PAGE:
A new review for our edited volume, The Greening of Everyday Life

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The 2016 Oxford University Press book The Greening of Everyday Life: Challenging Practices, Imagining Possibilities I contributed a chapter to on “Bicycling and the Politics of Recognition,” has received a kind review from environmental philosopher Robert Paehlke.

Paehlke writes,

Two chapters on mobility, Chapter 13 on automobility (John Meyer) and Chapter 14 on cycling (Yogi Hendlin) were particularly interesting to me…

Hendlin brilliantly conveys cycling’s ethos and challenges. Cars rule the roads ‘granting cycling little latitude to freely compete as a viable form of mobility’ (p. 232). Redesigning roads is a complex undertaking. I hold Copenhagen and Amsterdam in awe and my nephew’s wife is an environmental engineer doing cycle route design in Maryland. Hendlin shows the ways most cyclists in North America are still second class citizens – and why this may not be entirely a bad thing in terms of motivating needed change of many kinds…

Overall this volume is academically important because it grounds greening in theoretically-grounded case-based research. Simultaneously, it is also helpful to those considering the personal and political implications of greening their own everyday existence.

 

It’s gratifying to see this volume, which emerged from an invite-only conference at the Rachel Carson Center in Munich, be recognized by our environmental political theory peers as a book bridging the theoretical and practical through applying theoretical analysis to environmental case studies.

If you haven’t read the book yet, do ask your library to acquire it!

Database of Industry Documents Databases

In an ongoing effort to compile the corruption of science and politics by short-sighted, manipulative industries, I am beginning to list the sites that document industrial epidemics. Enjoy!

 

CLIMATE

http://climateinvestigations.org

http://www.climatefiles.com

 

MONSANTO

https://usrtk.org

TOBACCO

https://www.industrydocumentslibrary.ucsf.edu

 

CHEMICAL

https://www.toxicdocs.org

https://www.industrydocumentslibrary.ucsf.edu

 

FOOD

http://sugarscience.ucsf.edu

 

GENERAL CORPORATE CRIME

https://www.corporatecrimereporter.com/

 

SOLUTIONS

http://productbio.com

Irma

A good friend of mine, from Austria of all places, found herself in Miami amongst the evacuations.

She posted to Facebook:

Thank you everyone for your sweet messages! Yes – I am still in Miami and not sure if I have a chance to leave before the hurricane hits Florida…All flights are sold out and no gas for cars…I trust that things will turn out the way they should and staying like the hurricane in the centre where its calm and safe. LOVE YOU ALL 

What is striking to me is the ordinariness of the disaster paradigm in an anarcho-capitalist country: I’ll take care of me, if you can’t take care of you, too bad, you may die.

This logic of individual privilege is about as far from “civilized” as I can imagine. It’s the Mad Max world many fear. But the future is here. It’s been here for a long time. Comparing Hiroshima and Nagasaki’s victims, and the response to that of Fukushima Daichi shows that in both cases, those exposed to radiation and surviving, me(e)t ostracization, fear, and pariahdom. Also, after the Fukushima disaster, women, the poor, the disabled, and the old, often had less ability to immediately flee the area than their male, rich, abled, younger counterparts.

So, it seems that willy-nilly, and against the very basis of the US Constitutional Rights, in times of crisis, we have created a system that disadvantages and leaves behind those most vulnerable. In this case of my friend, foreigners.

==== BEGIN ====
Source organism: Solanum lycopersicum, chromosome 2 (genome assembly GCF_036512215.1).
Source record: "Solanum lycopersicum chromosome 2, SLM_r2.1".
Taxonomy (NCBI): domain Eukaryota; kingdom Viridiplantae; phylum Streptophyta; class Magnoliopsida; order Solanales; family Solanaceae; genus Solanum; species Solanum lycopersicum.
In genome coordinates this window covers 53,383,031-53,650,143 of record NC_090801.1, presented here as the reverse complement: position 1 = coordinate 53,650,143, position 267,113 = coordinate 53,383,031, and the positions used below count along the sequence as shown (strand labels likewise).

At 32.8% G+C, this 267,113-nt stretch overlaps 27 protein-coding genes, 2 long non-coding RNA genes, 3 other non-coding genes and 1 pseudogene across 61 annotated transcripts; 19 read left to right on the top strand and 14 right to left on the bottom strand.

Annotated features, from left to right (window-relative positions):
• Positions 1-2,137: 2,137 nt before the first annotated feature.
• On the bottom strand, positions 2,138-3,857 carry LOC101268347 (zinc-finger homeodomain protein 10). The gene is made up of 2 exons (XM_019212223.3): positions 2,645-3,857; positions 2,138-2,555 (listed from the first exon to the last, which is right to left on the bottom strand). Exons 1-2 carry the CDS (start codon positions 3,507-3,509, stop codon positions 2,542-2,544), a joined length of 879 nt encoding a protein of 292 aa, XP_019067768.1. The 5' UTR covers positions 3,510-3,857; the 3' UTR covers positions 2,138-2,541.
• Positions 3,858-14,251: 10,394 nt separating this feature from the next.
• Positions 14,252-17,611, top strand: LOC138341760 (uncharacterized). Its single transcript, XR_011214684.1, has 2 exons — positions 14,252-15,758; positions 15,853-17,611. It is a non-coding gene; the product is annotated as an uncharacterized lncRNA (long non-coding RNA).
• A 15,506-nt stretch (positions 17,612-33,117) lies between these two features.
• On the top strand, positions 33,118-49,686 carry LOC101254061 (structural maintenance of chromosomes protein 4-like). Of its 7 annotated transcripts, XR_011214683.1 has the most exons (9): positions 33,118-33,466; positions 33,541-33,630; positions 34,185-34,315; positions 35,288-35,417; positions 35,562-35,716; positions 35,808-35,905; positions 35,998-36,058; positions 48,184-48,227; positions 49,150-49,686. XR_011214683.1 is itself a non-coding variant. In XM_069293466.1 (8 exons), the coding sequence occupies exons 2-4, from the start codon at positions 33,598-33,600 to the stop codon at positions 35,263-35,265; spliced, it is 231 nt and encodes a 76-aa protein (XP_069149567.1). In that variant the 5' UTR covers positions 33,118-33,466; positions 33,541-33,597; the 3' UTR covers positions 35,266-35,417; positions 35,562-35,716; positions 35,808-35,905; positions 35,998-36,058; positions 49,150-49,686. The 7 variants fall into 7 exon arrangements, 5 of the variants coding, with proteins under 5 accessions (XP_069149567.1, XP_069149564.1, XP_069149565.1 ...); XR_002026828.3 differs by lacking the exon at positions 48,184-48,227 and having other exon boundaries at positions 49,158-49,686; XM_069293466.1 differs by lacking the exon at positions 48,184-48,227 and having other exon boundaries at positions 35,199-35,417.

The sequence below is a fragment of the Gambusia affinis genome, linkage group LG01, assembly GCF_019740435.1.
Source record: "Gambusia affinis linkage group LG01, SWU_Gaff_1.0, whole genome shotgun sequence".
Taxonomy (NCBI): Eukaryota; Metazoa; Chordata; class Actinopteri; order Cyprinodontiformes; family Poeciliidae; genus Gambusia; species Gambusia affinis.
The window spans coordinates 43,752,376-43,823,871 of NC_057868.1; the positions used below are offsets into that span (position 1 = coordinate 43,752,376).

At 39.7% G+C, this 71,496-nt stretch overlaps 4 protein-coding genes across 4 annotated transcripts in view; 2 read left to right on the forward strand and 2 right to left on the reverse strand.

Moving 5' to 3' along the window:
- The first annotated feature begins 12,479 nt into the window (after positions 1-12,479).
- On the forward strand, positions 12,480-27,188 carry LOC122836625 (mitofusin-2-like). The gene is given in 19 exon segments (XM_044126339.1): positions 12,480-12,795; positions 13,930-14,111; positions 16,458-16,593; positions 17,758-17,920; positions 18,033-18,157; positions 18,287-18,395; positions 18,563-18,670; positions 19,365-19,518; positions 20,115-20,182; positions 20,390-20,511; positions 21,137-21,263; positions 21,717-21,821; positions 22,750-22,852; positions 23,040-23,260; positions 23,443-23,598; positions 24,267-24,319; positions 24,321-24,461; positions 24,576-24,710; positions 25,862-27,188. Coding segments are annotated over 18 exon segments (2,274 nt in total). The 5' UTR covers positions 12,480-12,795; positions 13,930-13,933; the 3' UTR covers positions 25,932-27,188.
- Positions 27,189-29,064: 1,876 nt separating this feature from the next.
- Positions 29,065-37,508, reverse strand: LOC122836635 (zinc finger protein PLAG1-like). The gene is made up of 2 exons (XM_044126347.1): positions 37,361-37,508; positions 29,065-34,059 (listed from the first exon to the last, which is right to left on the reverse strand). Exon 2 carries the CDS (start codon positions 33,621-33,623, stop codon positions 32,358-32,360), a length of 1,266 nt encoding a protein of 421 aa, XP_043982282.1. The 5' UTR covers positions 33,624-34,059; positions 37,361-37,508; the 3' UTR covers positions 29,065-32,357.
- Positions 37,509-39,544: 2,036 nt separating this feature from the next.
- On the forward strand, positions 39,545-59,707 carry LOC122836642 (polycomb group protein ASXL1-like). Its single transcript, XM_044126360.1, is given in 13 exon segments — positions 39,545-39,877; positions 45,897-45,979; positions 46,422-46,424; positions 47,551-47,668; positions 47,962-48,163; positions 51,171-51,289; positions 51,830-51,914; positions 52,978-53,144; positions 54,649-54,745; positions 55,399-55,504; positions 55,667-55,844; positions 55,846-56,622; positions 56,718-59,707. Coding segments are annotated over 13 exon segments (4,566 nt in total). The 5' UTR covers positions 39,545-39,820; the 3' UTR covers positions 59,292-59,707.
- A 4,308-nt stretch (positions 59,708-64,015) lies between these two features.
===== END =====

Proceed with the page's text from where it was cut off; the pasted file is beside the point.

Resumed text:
Of course, this is already a tired story. Hurricane Katrina neatly showed us the racism of America, before the Tea Party and the boogieman threat of an African-American president.

But when I hear from a good friend “all flights are sold out and [there is] no gas for cars,”  it somehow drives home the point of the systematicity of the problem, causing me to balk at the possibility for democracy, equity, and solidarity in a future of empty supermarkets and broken water infrastructure.

Just as our streets are unsafe, and those differently abled, slower, or less normatively predictable (the elderly and children especially), are especially at danger to the road rage that has infected virtually every driver. The barriers of separation have been expertly erected, from cars to climate-conditioned bubbles, have over the generations done their work, seeping into a generalized disconnection from others we don’t know and who we don’t identify as our tribe. Cheered on by the feedback loop of narcissistic social media advertising, our biases get entrenched rather than checked in a predatory advertising free-for-all.

What still amazes me, is the fact that human survival has turned into this constructed Social Darwinism, that shrinks our circle of concern in the face of crisis. Those without family, or broadcast ability, are simply forgotten and left behind.

As it turns out, Lisa found a way out of Miami, on the very last climate-changing flight out of Miami before Irma hit. But I cannot help but wonder about all of those who were left behind, to rot in the rush of countless souls attempting to save their own.

 

Upcoming UCSF Cancer Center talk

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CANCER CENTER TOBACCO CONTROL PROGRAM SEMINAR

 

Does the Tobacco Industry have its own Endgame?

The pharmaceuticalization of the tobacco industry and implications for public health

 

Yogi Hale Hendlin, PhD

Tuesday, September 26, 2017, 3:00 – 4:30 pm

CTCRE, Kalmanovitz Library, Room 366

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Yogi Hale Hendlin, PhD, is a Postdoctoral Research Fellow at the Center for Tobacco Control Research and Education working on inter-industry epidemics and industry subversion of science. His recent first-authored publication in the Annals of Internal Medicine titled “The Pharmaceuticalization of the Tobacco Industry” (reviewed by Reuters) demonstrates that in the face of declining cigarette volumes, the tobacco industry has been actively pursuing alternative forms of “medicinal” nicotine delivery to maintain profits. Hendlin is also currently working on a systematic review of tobacco harm reduction, analyzing the role of industry-funded scientists on the prominence of product substitution rather than cessation and public health measures in the tobacco harm reduction debate. At the intersection of environmental politics, the social determinants of health, and critical public health, Hendlin’s research addresses corporate harms to the health of society and the environment.

 

UCSF Kalmanovitz Library

530 Parnassus Ave., #366

San Francisco, CA 94143-1390